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In the past few years, we’ve seen the biopharmaceutical industry begin to shift from a one-size-fits-all blockbuster approach toward an individualized, precision science model. This transformation has propelled companion diagnostics (CDx) into playing a more critical role than ever in the commercialization of biopharmaceutical therapeutics.
In the past few years, we’ve seen the biopharmaceutical industry begin to shift from a one-size-fits-all blockbuster approach toward an individualized, precision science model. This transformation has propelled companion diagnostics (CDx) into playing a more critical role than ever in the commercialization of biopharmaceutical therapeutics. Therapeutic (Rx)-CDx pairings are in development or have already launched in multiple therapeutic areas-including cardiovascular (CV), CNS, inflammation, oncology, and virology-and this is expected to continue across most other disease states.
As a point of reference, between 2012 and 2015, the FDA approved approximately 30 new targeted therapies (treatments that more precisely identify and attack damaged cells or pathways), many of which benefit from a CDx pairing. In 2014 alone, eight of the 41 novel drugs approved were biomarker-directed therapies. The significance and frequency of biomarker testing is rising across the industry, based on a heightened focus on-and advancement of-our understanding of genomics, identification of potential drug targets, and continued development of biomarker-associated therapeutics.
With this transforming environment comes opportunity. Successfully managing the development and commercialization of Rx-CDx pairings has become a source of competitive advantage for biopharma and diagnostics manufacturers alike, yet it requires a unique and innovative approach. In this article, we outline four “can’t miss” requirements for realizing success in commercializing Rx products paired with a CDx:
Rock-solid CDx landscape understanding
To stay ahead of the curve in personalized medicine, it has become increasingly important to hold-and act on-an informed position regarding events playing out in the CDx market, just as any manufacturer would in Rx. If upstream assumptions about the market are off base or outdated, so will be the resultant strategy. To further drive this point home, many significant aspects of the CDx market are changing in the very immediate term, as demonstrated below:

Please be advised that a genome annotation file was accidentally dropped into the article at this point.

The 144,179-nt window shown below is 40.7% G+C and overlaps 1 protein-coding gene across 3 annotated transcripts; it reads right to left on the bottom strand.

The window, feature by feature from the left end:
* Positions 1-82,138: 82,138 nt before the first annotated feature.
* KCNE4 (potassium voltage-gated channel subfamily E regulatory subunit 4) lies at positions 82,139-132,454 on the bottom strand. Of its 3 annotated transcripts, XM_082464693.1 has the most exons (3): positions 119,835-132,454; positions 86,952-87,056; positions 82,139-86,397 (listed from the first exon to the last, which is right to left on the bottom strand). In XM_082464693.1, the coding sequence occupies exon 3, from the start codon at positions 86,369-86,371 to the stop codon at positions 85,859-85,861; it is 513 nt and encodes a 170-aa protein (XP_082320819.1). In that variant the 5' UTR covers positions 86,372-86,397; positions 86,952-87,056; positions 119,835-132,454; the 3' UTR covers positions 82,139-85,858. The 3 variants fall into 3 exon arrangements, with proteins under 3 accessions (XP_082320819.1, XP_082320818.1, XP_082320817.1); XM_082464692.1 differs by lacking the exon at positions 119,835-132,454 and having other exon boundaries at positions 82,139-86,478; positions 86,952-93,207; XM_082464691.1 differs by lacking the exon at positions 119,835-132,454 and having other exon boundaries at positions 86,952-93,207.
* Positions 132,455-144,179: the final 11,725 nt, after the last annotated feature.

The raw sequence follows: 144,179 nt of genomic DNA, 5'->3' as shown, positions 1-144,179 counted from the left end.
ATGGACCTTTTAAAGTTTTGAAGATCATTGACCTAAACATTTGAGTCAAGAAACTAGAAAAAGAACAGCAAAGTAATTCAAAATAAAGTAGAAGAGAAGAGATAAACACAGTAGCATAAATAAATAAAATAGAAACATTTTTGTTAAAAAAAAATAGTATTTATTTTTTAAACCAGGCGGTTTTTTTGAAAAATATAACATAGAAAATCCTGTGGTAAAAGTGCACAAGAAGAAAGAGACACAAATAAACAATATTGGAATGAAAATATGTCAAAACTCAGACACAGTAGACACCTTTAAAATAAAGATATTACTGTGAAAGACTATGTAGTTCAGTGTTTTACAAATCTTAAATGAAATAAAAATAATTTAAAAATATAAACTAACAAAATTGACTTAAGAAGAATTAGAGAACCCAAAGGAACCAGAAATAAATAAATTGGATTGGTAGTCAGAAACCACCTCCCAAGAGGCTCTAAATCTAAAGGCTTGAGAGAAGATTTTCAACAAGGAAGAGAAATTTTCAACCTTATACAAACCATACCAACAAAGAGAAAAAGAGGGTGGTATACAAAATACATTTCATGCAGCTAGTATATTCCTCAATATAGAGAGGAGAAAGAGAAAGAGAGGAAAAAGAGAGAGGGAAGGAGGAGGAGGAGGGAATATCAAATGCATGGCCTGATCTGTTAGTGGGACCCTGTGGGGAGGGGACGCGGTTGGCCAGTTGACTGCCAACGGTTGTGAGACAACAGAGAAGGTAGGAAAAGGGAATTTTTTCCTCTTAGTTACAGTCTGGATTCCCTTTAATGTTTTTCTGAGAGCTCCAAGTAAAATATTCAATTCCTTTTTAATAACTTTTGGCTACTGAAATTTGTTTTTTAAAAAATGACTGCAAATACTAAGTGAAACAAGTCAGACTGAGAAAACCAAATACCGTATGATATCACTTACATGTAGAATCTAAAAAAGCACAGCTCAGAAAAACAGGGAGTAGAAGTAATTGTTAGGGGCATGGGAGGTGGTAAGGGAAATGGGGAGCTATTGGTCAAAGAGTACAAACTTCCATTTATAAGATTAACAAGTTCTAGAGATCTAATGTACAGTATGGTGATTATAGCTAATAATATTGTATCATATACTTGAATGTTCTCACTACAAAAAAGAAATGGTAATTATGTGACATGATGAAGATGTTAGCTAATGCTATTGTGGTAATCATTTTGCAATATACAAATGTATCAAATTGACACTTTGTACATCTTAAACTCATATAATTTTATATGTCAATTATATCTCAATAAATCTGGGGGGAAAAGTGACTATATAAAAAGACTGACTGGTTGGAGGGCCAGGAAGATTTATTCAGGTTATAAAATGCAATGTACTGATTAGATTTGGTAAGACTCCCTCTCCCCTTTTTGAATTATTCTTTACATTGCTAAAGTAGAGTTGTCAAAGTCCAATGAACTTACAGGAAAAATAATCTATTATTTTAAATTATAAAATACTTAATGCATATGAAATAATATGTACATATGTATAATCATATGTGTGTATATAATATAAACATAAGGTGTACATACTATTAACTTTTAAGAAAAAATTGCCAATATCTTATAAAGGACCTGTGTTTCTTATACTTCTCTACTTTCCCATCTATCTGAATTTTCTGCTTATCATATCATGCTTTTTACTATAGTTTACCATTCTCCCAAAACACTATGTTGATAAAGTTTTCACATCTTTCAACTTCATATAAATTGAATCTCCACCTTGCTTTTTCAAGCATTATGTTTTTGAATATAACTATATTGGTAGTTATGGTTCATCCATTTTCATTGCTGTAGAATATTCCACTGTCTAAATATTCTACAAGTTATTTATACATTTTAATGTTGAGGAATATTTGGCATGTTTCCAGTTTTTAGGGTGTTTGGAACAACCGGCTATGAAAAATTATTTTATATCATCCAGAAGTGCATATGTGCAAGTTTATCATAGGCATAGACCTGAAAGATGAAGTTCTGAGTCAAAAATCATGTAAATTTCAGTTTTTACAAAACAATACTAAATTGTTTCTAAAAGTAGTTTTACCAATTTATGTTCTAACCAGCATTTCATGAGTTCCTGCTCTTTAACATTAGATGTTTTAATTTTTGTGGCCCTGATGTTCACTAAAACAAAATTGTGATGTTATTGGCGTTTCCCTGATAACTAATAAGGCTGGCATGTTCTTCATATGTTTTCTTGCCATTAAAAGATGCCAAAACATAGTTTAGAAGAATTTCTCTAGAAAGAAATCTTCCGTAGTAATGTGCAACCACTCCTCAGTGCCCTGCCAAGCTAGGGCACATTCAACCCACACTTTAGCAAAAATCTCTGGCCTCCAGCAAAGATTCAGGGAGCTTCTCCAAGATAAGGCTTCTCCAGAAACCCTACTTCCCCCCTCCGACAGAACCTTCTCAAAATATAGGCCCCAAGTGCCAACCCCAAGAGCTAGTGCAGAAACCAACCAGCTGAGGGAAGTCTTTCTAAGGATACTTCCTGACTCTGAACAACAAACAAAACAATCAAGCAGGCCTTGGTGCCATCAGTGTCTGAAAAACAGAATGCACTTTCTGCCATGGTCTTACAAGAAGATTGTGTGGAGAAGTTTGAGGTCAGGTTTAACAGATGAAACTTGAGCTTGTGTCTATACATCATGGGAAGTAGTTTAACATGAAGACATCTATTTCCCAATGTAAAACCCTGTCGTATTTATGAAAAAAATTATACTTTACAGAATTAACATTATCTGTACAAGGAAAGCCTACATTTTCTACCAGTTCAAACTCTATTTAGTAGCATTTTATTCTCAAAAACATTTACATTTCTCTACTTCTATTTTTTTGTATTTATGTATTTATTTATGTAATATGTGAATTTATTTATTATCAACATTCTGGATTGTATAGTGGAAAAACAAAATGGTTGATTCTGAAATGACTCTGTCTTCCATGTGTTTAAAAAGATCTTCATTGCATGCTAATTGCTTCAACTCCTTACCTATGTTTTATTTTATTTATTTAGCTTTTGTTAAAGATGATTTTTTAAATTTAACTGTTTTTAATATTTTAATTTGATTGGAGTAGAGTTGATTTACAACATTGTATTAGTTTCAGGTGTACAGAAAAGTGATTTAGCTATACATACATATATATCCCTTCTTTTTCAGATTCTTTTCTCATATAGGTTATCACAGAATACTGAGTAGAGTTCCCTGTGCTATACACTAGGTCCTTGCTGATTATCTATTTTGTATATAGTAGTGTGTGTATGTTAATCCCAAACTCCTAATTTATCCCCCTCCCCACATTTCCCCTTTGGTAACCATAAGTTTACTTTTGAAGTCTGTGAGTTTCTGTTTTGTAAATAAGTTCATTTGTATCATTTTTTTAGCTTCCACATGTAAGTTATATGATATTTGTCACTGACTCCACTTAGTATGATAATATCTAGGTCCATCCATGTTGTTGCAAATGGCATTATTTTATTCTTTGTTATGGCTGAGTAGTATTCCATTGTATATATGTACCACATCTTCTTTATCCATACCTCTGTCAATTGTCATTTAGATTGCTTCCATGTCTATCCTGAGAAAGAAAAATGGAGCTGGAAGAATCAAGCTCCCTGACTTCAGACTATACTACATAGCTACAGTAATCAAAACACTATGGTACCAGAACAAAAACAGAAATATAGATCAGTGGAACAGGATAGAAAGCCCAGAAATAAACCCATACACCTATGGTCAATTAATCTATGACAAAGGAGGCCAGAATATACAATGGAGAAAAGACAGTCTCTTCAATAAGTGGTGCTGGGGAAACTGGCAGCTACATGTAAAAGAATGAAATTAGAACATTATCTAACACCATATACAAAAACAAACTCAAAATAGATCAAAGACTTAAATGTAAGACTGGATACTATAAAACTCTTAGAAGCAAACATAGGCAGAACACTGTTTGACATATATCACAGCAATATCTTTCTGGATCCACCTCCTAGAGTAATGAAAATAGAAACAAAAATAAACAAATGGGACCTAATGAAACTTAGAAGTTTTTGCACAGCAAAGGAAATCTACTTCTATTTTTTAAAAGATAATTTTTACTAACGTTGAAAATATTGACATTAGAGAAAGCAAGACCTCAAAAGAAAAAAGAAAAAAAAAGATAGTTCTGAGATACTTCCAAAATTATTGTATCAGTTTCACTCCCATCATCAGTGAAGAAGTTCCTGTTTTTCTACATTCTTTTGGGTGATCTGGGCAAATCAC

o Changes with LDTs also have implications for how payers may (or may not) cover such Rx-CDx combinations moving forward. Ultimately, testing laboratories have begun encountering financial difficulties with declines in reimbursement and possible elimination of payment for LDTs, which has been one of their core sources of revenue. As laboratories are pushed out of business or restructured, Rx-CDx manufacturers are being challenged to find new ways to ensure tests are pulled through and paid for altogether.
Many other aspects of the CDx marketplace such as coding, regulatory pathways, systemization of test scoring, and standardization of testing protocols will undoubtedly continue to evolve.
It’s unlikely that any one market report or research effort will provide the perfect CDx market backdrop or set of assumptions, especially considering things will continue to change. However, manufacturers that have an informed perspective on CDx and recognize the value of pinning commercialization strategy to both Rx and CDx market insights are likely to fare better with their launch effort and have more success in addressing difficult tradeoff decisions that will inevitably need to be made throughout development and launch (e.g., co-develop with FDA-approved current CDx platform or take a shot on an unproven, yet potentially more sensitive, new platform).
Symbiotic biopharma and diagnostic partnership
Biopharma and diagnostic companies are often at odds when it comes to topics such as culture, incentives, and business models. For example, diagnostic companies have historically operated with fewer compliance hurdles, smaller budgets, less rigorous clinical trials, and shorter timelines than their pharma counterparts. Not surprisingly, diagnostic companies care greatly about maximizing utilization of their tests-regardless of resultant therapeutic choice or utilization. However, biopharma companies prioritize maximizing product utilization, regardless of test used. While both scenarios conflict, neither party would be successful without the other.
Another important aspect of any Rx-CDx partnership includes the nature of the diagnostic company itself. Is the diagnostic company an in-house division of the biopharma company (e.g., Roche/Roche Diagnostics)? If not, will the biopharma team seek to in-license an existing approved test or simply partner with an external diagnostic company? Each unique biopharma and diagnostic partnership scenario will foster different opportunities and barriers to be considered and addressed. In short, the key then becomes how to best design a mutually beneficial Rx-CDx partnership and operating protocol based on what scenario makes the most business sense.